(1) Business surveys. Among the positive indicators were June's employment indexes included in the national and regional business surveys. Both the manufacturing and non-manufacturing employment indexes were relatively strong at 56.6 and 52.3, respectively. The average employment index of the regional surveys conducted in several Federal Reserve districts also remained relatively high.
(2) ADP. The ADP measure of private payrolls showed a solid gain of 176,000 during June. It’s up 173,000 per month on average since the start of the year versus up 158,670 for private payrolls reported by the BLS. (Over the past three months, the comparison is 141,300 vs. 91,300.) The ADP numbers are widely dismissed as less accurate than the official numbers. I am not sure why. The ADP totals are based on actual payroll data as opposed to estimates statistically derived from samples. The BLS doesn’t even attempt to sample small businesses and instead relies on a controversial Birth/Death Adjustment factor that is based on a statistical model. ADP disaggregates their data to show payrolls by small, medium, and large companies. The small company data look quite plausible and correlate well with the findings of a monthly national survey of small business owners.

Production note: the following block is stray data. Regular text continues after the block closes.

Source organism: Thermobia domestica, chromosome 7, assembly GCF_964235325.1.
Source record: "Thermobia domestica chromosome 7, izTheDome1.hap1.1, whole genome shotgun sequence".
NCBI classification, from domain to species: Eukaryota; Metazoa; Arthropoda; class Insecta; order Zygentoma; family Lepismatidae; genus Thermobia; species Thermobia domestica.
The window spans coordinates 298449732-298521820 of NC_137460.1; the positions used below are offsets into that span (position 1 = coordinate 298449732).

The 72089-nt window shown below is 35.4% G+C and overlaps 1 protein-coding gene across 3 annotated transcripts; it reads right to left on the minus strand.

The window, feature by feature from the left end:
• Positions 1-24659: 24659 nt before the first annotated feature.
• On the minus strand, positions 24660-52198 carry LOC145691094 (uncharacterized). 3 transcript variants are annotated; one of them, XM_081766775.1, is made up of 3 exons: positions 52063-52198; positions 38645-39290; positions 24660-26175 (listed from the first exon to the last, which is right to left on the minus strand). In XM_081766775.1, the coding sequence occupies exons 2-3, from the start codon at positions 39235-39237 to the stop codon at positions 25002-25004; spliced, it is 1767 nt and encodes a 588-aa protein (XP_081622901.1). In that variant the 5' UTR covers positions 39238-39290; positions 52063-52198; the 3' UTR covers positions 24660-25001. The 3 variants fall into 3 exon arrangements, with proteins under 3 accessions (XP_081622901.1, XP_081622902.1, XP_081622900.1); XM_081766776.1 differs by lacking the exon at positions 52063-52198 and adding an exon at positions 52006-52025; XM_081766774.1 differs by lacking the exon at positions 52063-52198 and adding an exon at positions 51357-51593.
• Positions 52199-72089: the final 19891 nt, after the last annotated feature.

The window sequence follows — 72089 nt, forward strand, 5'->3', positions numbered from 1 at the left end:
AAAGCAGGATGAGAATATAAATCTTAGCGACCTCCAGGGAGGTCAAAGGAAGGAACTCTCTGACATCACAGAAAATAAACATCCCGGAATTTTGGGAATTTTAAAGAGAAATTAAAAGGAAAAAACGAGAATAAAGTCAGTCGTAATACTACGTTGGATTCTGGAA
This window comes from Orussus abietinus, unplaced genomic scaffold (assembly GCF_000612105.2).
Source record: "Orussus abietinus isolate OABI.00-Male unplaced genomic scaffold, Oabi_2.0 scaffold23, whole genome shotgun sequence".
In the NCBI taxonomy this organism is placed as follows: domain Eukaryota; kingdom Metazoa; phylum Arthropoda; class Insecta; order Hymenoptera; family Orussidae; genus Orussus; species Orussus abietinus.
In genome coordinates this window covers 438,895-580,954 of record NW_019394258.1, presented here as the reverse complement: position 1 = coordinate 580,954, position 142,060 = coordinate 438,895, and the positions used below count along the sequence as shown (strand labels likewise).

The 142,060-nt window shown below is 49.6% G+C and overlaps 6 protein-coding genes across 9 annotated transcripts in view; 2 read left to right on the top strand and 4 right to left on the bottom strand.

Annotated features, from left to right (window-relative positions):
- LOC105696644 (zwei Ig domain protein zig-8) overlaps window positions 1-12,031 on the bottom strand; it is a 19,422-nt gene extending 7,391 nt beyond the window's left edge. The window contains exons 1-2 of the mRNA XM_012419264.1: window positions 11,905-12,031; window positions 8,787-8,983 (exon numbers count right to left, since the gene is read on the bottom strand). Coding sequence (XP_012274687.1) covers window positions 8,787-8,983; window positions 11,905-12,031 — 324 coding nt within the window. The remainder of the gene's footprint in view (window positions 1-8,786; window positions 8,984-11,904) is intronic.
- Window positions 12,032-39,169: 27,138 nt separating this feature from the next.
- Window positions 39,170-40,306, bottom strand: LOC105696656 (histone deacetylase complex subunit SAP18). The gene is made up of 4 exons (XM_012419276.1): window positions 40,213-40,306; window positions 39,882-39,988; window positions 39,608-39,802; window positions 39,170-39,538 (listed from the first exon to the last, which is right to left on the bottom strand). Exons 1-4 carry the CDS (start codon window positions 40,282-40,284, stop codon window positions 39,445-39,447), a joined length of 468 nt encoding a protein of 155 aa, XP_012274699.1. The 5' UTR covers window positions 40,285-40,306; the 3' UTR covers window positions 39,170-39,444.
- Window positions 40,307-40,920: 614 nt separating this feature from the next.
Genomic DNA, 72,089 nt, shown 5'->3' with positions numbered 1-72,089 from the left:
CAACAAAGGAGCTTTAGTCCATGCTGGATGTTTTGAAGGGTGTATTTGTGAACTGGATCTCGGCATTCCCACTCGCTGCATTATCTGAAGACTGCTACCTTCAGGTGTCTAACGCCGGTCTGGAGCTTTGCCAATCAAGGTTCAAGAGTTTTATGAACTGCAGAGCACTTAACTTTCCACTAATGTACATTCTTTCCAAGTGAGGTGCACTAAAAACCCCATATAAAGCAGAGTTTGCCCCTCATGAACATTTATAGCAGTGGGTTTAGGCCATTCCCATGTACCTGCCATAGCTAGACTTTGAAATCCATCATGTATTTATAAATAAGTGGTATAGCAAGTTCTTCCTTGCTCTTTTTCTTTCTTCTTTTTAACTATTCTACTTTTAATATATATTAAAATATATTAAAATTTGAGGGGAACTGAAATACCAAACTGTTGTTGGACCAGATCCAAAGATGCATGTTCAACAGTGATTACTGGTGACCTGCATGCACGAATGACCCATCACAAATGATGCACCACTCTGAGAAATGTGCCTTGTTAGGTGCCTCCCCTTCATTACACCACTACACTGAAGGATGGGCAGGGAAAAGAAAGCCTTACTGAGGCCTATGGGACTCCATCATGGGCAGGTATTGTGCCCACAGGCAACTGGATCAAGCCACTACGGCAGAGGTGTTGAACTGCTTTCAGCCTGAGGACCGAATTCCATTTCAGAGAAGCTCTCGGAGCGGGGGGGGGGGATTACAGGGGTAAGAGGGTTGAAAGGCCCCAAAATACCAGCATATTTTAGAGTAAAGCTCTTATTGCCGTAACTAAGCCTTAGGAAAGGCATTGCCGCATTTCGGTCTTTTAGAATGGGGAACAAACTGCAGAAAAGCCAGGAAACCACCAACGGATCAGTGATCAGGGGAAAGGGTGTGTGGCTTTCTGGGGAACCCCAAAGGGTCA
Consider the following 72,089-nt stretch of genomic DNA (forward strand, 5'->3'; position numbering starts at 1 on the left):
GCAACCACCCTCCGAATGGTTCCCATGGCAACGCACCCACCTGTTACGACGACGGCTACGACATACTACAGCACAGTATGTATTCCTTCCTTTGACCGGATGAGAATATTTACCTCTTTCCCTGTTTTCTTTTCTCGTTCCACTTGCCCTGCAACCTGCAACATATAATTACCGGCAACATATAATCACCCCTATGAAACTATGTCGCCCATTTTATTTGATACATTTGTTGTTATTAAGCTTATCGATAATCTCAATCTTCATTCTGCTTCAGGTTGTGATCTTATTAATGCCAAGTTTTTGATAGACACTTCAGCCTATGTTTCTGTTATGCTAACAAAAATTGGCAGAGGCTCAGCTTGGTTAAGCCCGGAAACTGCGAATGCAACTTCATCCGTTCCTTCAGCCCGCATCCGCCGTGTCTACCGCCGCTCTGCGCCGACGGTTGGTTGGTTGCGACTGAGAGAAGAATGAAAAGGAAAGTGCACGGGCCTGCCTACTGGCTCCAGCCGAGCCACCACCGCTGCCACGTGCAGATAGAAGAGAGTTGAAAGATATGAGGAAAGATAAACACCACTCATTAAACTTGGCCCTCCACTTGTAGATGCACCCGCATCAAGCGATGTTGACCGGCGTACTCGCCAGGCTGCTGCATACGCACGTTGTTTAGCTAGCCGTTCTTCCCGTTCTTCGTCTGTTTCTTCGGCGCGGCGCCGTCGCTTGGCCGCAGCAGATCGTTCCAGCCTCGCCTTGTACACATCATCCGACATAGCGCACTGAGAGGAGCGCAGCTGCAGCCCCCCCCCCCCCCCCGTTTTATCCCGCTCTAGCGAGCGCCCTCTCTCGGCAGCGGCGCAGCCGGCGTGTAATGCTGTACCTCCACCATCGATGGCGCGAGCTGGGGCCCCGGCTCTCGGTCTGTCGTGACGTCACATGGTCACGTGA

(3) Monster. The Monster Employment Index, which is based on a broad and comprehensive monthly analysis of US online job demand conducted by Monster Worldwide, Inc., jumped 5% y/y and 4% m/m.
Today's Morning Briefing: Banks of Last Resort. (1) A third year like the previous two. (2) Spain needs another round of sangria already. (3) Bears can take comfort in latest jobless report. (4) There is still a case for a rally over the rest of the year. (5) Another checklist for optimists with some caveats. (6) China has a beige book, which is flashing green. (7) How’s sector-neutrality working out? (8) Fiscal and monetary policies are both up to no good. (9) Central banks working hard to lose their credibility. (10) From NZIRP to NIRP. (11) Some signs of life in employment indicators. (12) “Savages” (- - -). (More for subscribers.)
Tuesday, July 3, 2012